Successfully reported this slideshow.
We use your LinkedIn profile and activity data to personalize ads and to show you more relevant ads. You can change your ad preferences anytime.

Cisgenics- Clean marker assisted Technology


Published on

Cisgenics as a next generation GMO crops. This concept is new and alternative to transgenic crops...can avoid fear of transgenics w.r.t health and environment problems.

Published in: Education
  • Be the first to comment

Cisgenics- Clean marker assisted Technology

  1. 1. Welcome
  2. 2. Cisgenesis strongly improves Introgression and Induced Translocation breeding of plants.2
  3. 3. Introduction Why cisgenic approach? Prerequisites for cisgenic approach Method to develop cisgenic plant Conclusion3
  4. 4. Concept of cisgenesis introduced by Dutch researchers Schouten, Krens and Jacobsen (2006)4
  5. 5. How can we go for genetic improvement? g PLANT VARIETIES d in ree Modern lb insights GMO ca &techniques REGULATIONS including ssi biotechnologyCla 5
  6. 6. Overview of existing Technologies6
  7. 7. Key terms • Cisgenesis is the genetic modification of a recipient plant with a natural gene (includes its introns and is flanked by its native promoter and terminator in the normal sense orientation) from a crossable sexually compatible plant • A cisgene is a natural gene, coding for an (agricultural) trait, from the crop plant itself or from a sexually compatible donor plant that can be used in conventional breeding.7
  8. 8. Contd...  The gene pool for cisgenesis is identical to the gene pool available for classical breeding.  Cisgenic plants can harbor one or more cisgenes, do not contain any transgenes.  No foreign DNA, such as selection marker genes and vector- backbone sequences, should remain in the final cisgenic plant. The author of ‘Invasion of Genes - Genetic Heritage of India’ Dr B. S. Ahloowalia said: “Cisgenics removes all fears associated with transgenic crops.”8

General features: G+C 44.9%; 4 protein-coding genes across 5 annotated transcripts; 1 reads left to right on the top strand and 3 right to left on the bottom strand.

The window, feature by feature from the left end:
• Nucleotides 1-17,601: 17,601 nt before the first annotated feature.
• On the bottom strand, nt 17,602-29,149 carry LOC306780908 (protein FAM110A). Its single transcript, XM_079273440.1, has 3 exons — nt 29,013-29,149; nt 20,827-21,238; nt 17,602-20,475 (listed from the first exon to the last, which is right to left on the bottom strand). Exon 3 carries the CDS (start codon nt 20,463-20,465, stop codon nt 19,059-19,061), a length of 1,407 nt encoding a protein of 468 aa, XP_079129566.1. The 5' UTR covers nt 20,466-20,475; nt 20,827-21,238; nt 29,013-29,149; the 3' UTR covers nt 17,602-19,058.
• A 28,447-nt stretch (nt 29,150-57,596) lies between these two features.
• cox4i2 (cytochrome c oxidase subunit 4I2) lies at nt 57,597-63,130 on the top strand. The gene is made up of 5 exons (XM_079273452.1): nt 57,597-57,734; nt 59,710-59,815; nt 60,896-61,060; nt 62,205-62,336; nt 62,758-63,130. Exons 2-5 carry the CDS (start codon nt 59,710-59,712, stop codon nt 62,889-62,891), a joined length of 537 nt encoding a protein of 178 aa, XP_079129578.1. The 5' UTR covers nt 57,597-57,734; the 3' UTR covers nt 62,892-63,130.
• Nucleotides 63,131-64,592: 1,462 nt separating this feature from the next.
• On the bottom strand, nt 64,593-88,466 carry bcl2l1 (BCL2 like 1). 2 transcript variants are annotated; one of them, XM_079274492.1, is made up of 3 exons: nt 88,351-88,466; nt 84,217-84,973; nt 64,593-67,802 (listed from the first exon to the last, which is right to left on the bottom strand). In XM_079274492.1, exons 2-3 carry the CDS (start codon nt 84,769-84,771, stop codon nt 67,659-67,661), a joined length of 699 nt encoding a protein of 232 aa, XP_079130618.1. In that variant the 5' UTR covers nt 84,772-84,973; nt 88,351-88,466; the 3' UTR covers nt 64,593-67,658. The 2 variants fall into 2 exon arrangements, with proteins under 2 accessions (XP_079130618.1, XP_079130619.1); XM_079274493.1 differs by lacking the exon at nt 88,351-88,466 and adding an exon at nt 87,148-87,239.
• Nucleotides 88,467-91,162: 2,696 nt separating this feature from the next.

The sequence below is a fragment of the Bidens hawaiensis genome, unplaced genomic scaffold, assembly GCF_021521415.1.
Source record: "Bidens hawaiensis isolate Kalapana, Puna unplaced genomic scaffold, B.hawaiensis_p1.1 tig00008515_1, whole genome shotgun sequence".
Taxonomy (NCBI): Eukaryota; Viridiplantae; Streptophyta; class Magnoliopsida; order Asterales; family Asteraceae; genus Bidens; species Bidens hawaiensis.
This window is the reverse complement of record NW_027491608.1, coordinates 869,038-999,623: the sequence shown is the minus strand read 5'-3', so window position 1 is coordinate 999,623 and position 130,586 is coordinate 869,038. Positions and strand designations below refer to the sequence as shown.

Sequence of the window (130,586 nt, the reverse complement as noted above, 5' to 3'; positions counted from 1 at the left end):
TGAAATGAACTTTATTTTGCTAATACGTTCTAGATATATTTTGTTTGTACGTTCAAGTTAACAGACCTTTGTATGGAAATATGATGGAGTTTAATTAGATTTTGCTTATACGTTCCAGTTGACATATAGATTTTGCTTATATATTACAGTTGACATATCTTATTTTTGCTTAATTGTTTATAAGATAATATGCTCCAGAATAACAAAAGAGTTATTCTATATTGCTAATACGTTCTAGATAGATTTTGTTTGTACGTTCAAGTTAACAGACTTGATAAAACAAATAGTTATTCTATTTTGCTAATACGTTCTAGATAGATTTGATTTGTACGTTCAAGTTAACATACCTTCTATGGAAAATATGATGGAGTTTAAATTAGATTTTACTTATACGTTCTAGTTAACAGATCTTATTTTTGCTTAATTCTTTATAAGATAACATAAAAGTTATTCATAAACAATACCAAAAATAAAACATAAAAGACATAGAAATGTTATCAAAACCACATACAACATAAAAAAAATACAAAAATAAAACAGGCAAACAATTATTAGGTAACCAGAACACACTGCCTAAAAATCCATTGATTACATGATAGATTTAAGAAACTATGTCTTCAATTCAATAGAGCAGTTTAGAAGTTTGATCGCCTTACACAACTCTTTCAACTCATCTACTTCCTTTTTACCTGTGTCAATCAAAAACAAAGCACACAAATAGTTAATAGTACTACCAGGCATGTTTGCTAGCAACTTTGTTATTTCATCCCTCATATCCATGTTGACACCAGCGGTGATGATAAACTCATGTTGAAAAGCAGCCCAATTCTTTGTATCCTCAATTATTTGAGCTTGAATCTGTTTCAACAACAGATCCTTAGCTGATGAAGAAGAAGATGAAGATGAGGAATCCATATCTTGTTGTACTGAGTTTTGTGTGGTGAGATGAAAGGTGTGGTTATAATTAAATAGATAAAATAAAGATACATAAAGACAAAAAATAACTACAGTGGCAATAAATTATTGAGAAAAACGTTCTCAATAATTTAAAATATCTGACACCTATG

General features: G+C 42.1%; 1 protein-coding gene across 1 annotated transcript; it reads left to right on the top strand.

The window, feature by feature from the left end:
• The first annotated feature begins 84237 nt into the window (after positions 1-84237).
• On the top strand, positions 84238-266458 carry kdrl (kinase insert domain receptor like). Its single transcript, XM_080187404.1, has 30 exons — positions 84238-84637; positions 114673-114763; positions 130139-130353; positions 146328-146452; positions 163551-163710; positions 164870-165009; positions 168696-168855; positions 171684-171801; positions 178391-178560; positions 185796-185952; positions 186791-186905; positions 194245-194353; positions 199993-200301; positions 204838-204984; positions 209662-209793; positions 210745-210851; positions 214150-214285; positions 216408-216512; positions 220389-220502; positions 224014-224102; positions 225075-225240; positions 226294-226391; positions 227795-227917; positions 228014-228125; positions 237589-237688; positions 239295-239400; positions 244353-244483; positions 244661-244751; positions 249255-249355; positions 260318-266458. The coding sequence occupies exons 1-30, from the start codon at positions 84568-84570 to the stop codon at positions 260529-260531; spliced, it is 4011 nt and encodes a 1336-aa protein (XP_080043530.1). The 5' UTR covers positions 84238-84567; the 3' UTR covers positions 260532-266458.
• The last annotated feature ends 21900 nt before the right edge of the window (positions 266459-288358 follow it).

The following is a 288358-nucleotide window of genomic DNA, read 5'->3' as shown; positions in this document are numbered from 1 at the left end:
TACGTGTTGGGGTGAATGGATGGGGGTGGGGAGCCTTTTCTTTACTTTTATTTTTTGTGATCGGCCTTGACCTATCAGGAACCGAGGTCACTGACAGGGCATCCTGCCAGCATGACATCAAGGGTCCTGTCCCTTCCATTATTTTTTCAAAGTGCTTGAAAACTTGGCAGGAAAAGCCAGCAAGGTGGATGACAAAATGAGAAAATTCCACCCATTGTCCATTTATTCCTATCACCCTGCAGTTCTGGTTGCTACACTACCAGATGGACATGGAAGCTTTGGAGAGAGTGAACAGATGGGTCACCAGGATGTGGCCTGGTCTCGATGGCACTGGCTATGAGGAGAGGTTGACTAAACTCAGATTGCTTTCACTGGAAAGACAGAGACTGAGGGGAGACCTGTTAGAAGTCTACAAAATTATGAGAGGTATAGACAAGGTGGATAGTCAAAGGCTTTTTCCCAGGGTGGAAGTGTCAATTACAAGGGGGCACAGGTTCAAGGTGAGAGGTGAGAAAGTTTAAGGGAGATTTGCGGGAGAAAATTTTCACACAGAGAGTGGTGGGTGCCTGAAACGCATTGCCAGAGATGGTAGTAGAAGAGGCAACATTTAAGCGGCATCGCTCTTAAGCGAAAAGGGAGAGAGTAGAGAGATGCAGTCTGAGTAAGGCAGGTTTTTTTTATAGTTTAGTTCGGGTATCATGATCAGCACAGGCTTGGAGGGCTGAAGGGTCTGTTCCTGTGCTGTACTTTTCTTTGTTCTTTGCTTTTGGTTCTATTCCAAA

9. 9. Contd…• Transgenesis is the genetic modification of a recipient plant with one or more genes from any non-plant organism, or from a donor plant that is sexually incompatible with the recipient plant.• This includes gene sequences of any origin in the anti-sense orientation, any artificial combination of a coding sequence and a regulatory sequence, such as a promoter from another gene, or a synthetic gene. 9
  10. 10. Contd… • Traditional or conventional breeding: uses all classical and modern insights and techniques, including those related to biotechnology, however, without genetic modification. • It includes a number of techniques that are not regarded as genetic modification or that are exempted from the GMO- legislation. • Particularly the European Directive 2001/18/EC on the deliberate release of GMOs into the environment (European Parliament, 2001)10
  11. 11. Contd… • Translocations or interchanges: structural changes in chromosomes, where segments of non homologous chromosomes have exchanged positions.  Why interchanges important for plant breeders, geneticists & evolutionists?  Interchanges bring about changes in linkage relationship, changes in chromosome structure & behavior by which variability is created.11
  12. 12. Traditional breeding 12